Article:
Toyota Research Institute offers first public demonstration of autonomous vehicle test platform
Toyota Research Institute (TRI) offered the first public demonstration of its Platform 2.1 autonomous vehicle test platform, which enables research and development of its Guardian and Chauffeur automated driving platforms.
Toyota Research Institute(TRI) offered the first public demonstration of its Platform 2.1 autonomous vehicle test platform, which enables research and development of its Guardian and Chauffeur automated driving platforms.
This demonstration comes just months after committing to an initial investment of $100 millionto launch Toyota AI Ventures, a new corporate venture capital subsidiary designed to provide early-stage financing to startup technology companies involved in such technologies as artificial intelligence (AI), robotics, autonomous driving, and data and cloud technology.
"In the last few months, we have rapidly accelerated our pace in advancing Toyota’s automated driving capabilities with a vision of saving lives, expanding access to mobility, and making driving more fun and convenient," said Dr. Gill Pratt, CEO of TRI. "Our research teams have also been evolving machine intelligence that can support further development of robots for in-home support of people."
Platform 2.1 (pictured) builds on the Platform 2.0 research vehicle, which was released in March 2017. The vehicle was shown on a closed-course and features a new LIDAR system from Luminar, which provides a longer-sensing range, a much denser point cloud, and a field of view that is the first to be dynamically configurable, which means that measurement points can be concentrated where sensing is needed most, according to TRI. In addition, TRI created a second vehicle control cockpit on the front passenger side with a fully operational drive-by-wire steering wheel and pedals for acceleration and braking, which allows the research team to probe effective methods of transferring vehicle control between the human driver and the autonomous system in a range of challenging scenarios. It also helps with development of machine learning algorithms that can learn from expert human drivers and provide coaching to novice drivers.
Additionally, TRI has designed a unified approach to showing the various states of autonomy in the vehicle, using a consistent user interface across screens, colored lights and a tonal language that is tied into Guardian and Chauffeur. Guardian is TRI’s platform in which the human driver maintains vehicle control and the automated driving system operates in parallel, whereas Chauffeur is Toyota’s version of SAE Level 4/5 autonomy where all vehicle occupants are passengers. Both platforms use the same technology stock of sensors and cameras. Multiple test scenarios to demonstrate TRI’s advances in both applications were performed during the demo.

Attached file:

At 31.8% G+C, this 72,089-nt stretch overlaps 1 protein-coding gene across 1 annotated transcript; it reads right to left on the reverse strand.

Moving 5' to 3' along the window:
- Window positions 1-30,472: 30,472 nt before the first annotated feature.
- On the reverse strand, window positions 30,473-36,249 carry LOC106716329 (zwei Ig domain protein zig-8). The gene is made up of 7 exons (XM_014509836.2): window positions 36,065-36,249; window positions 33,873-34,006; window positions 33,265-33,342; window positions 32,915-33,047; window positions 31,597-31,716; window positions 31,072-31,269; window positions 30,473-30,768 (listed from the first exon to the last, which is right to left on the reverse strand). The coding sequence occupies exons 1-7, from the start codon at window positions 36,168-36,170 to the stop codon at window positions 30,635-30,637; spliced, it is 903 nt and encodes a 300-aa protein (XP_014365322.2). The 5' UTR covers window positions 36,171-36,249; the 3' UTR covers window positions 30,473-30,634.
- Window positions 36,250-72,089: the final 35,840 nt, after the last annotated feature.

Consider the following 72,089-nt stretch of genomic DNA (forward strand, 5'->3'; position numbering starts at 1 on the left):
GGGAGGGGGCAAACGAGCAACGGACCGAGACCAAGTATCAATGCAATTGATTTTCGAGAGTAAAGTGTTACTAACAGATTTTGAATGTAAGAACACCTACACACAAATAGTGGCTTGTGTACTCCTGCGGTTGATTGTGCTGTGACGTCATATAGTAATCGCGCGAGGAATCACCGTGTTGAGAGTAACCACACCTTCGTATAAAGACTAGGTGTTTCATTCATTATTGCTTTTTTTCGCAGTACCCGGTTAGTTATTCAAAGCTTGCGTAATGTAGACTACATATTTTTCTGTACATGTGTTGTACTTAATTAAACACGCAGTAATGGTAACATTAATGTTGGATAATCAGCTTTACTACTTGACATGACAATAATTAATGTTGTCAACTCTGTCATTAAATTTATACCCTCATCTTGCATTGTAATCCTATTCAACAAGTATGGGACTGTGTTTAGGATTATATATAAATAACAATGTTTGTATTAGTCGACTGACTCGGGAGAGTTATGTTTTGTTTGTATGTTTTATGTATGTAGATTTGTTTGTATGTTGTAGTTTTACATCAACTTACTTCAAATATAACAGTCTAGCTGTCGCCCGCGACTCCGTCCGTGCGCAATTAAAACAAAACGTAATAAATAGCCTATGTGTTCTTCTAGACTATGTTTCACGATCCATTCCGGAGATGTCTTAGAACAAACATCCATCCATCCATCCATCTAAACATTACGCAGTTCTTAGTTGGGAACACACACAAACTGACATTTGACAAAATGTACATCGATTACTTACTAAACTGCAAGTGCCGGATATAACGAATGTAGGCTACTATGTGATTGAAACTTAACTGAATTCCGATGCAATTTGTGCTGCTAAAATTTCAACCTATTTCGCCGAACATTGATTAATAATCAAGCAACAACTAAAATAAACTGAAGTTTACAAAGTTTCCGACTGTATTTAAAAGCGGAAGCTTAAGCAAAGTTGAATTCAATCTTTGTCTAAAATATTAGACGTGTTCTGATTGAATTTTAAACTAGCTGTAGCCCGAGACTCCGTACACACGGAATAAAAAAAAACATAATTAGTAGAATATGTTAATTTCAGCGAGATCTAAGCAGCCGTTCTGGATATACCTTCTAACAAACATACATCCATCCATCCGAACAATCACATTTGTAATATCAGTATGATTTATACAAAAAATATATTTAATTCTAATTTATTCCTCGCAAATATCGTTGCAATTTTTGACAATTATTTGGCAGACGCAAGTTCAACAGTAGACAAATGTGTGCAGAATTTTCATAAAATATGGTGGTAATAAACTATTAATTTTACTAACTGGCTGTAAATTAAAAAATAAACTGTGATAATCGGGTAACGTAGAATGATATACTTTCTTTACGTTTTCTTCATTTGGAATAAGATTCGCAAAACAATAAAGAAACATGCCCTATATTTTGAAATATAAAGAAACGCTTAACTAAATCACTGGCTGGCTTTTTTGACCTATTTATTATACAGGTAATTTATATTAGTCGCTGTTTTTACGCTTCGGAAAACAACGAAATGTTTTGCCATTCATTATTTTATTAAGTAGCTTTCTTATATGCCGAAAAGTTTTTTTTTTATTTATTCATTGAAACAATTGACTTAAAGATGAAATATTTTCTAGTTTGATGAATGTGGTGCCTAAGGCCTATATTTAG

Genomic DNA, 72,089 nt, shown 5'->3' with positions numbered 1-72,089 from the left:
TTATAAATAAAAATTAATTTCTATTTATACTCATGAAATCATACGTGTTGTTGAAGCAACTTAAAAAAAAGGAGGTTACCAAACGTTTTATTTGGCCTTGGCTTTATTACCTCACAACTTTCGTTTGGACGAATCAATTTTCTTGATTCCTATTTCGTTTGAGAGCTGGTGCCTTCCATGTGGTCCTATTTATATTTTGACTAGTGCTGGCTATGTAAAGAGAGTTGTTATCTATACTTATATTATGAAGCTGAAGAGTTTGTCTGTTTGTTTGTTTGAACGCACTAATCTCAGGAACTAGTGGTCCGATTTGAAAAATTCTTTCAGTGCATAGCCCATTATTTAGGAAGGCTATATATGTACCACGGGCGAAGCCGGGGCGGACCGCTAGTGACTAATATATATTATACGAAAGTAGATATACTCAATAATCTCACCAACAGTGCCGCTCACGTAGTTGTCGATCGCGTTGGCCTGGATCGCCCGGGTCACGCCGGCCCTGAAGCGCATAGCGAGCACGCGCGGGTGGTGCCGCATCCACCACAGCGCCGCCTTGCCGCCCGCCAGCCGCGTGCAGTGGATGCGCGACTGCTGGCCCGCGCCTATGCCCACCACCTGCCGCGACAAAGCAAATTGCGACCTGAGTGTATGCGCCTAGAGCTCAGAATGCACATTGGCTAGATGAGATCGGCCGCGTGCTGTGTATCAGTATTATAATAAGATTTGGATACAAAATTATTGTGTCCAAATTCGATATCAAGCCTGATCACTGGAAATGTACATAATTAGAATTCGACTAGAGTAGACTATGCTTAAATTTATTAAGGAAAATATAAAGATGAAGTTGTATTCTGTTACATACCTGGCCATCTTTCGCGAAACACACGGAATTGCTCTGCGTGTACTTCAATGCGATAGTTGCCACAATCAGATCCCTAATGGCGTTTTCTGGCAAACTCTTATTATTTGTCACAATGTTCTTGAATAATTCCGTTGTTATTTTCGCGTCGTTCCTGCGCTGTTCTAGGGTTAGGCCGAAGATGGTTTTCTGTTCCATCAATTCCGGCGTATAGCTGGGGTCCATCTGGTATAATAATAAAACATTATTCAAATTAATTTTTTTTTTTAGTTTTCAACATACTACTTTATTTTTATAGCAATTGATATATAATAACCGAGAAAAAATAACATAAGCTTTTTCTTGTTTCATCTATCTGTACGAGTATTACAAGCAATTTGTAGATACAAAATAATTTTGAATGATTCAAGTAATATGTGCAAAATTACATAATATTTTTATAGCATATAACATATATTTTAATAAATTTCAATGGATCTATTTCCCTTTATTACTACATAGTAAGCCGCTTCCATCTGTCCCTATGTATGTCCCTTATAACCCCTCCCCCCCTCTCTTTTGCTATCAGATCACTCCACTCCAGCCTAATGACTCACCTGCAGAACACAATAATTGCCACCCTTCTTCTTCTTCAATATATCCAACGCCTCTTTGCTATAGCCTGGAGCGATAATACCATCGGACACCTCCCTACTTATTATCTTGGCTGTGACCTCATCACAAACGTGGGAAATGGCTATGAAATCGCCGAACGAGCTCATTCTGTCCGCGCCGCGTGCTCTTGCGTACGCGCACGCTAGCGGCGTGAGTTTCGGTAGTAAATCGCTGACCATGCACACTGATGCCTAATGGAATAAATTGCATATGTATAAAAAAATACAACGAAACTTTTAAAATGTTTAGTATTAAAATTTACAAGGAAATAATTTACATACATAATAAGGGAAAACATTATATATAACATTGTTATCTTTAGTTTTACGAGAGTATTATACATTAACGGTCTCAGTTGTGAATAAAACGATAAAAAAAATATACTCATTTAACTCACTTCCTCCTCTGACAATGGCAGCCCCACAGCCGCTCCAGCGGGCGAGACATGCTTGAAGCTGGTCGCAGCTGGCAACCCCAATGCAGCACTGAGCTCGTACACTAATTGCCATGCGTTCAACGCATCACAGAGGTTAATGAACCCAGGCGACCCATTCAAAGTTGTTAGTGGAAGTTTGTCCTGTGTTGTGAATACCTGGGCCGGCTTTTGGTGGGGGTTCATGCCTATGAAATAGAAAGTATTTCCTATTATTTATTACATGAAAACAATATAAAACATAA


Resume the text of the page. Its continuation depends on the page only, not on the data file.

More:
Announced in parallel with this demonstration were some updates on TRI’s role in robotics and artificial intelligence, where the company is reportedly making advances. TRI noted in a press release that it has pioneered new tools to give future robots enhanced, human-like dexterity in order to grasp and manipulate objects so that they are not dropped or damaged. The institute is also applying computer vision and artificial intelligence to robot development allowing robots to detect the physical presence of humans and objects, note their locations, and retrieve objects for humans when prompted.
Furthermore, TRI is pursuing new concepts for applying artificial intelligence inside a vehicle cabin to keep occupants comfortable, safe, and satisfied. The institute stated that it has created a simulator showing an in-car AI agent that can detect a driver’s skeletal pose, head and gaze position and emotion to anticipate needs or potential driving impairments.
View the TRI release.